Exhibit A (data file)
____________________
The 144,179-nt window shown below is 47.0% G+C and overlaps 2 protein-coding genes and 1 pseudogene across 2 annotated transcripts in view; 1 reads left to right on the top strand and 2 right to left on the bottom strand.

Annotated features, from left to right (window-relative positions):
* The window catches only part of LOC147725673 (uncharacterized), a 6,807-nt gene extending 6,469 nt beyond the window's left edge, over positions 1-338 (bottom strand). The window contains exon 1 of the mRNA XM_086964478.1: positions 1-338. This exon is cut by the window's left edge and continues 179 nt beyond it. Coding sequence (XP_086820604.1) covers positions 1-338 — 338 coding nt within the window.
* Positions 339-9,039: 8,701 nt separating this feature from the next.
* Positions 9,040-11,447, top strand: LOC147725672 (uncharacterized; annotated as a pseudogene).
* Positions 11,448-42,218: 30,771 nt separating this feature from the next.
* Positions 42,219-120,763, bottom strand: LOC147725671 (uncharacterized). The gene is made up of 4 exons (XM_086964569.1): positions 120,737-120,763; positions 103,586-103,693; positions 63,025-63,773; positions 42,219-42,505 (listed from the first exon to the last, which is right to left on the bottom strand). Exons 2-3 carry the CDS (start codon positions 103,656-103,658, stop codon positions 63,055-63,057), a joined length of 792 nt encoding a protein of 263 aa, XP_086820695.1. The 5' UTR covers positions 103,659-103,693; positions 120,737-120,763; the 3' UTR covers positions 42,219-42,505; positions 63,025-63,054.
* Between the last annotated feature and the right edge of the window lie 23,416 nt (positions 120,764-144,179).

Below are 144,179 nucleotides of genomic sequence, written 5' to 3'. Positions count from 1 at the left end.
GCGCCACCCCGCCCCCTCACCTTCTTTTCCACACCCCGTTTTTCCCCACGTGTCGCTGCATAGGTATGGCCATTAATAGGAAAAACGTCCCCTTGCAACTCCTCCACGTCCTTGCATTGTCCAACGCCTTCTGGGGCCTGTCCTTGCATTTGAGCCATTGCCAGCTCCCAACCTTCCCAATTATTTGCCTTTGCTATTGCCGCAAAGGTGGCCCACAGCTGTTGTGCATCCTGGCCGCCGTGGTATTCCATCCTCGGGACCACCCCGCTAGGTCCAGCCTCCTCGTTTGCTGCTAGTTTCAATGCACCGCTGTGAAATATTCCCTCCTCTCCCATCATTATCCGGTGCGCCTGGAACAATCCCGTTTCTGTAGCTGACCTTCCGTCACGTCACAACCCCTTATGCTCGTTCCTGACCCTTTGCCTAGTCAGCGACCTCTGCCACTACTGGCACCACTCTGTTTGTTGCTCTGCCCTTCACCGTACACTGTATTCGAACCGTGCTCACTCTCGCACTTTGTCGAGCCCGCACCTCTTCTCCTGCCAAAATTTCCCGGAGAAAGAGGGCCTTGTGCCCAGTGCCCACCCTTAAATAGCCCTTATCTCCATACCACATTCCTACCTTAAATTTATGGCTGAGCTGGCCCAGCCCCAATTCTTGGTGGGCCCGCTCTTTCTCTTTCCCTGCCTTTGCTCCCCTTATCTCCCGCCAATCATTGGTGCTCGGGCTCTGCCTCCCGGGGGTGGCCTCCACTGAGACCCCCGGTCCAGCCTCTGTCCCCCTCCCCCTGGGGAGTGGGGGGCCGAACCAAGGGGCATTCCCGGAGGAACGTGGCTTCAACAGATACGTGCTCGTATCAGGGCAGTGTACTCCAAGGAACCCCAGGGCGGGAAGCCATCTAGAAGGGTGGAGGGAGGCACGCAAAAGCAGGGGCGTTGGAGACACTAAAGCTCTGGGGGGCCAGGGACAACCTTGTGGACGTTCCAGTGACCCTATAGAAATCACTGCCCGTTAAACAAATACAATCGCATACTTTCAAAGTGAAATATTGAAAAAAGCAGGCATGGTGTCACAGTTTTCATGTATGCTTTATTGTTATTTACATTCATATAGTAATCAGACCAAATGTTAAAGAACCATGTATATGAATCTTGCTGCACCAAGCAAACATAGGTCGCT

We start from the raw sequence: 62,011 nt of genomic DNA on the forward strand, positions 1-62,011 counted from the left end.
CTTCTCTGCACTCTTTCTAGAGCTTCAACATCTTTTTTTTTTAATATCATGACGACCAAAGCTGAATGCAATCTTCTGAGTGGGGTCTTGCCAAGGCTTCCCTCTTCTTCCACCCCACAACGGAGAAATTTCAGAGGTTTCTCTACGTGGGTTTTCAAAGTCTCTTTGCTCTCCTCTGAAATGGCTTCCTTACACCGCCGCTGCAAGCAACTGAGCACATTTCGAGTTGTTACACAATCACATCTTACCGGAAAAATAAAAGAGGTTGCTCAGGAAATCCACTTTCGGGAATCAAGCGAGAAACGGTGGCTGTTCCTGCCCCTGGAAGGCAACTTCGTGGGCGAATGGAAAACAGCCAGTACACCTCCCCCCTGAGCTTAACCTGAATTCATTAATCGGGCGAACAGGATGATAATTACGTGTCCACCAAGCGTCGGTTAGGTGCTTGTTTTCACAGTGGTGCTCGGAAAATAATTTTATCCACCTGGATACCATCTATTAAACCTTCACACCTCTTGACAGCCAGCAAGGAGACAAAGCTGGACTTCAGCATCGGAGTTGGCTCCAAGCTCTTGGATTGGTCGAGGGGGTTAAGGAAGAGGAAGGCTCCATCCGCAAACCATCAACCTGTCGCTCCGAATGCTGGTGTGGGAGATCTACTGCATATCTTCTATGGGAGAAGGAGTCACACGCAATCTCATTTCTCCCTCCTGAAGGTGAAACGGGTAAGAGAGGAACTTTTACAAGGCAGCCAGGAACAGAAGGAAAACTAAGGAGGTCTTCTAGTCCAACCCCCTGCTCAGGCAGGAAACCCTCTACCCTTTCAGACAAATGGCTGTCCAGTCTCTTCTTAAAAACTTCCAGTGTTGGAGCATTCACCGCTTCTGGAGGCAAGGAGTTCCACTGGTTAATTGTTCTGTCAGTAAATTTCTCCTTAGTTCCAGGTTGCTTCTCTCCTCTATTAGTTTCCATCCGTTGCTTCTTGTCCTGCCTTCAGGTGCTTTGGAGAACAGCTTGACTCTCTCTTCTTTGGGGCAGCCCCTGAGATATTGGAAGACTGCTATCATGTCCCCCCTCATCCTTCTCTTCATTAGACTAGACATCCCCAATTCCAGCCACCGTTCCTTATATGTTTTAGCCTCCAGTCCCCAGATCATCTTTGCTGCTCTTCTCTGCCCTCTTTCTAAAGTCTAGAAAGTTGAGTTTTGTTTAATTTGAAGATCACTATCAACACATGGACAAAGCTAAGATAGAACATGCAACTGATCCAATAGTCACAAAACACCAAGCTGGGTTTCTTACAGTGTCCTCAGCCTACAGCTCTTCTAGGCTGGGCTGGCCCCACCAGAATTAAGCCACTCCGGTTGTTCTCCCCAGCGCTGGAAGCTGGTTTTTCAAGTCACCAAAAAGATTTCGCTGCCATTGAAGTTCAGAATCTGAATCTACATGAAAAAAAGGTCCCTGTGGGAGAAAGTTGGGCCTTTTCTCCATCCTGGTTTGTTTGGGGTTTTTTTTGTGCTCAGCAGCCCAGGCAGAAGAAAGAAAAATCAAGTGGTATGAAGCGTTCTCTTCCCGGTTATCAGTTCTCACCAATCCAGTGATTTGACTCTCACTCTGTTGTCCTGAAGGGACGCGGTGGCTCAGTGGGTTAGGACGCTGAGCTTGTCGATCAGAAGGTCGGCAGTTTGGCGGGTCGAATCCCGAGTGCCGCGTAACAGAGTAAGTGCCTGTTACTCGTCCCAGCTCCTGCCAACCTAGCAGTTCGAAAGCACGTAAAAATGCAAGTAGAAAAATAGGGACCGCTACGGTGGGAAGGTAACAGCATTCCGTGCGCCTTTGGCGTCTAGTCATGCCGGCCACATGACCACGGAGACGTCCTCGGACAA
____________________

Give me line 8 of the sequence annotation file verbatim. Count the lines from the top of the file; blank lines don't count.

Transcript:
* Between the last annotated feature and the right edge of the window lie 23,416 nt (positions 120,764-144,179).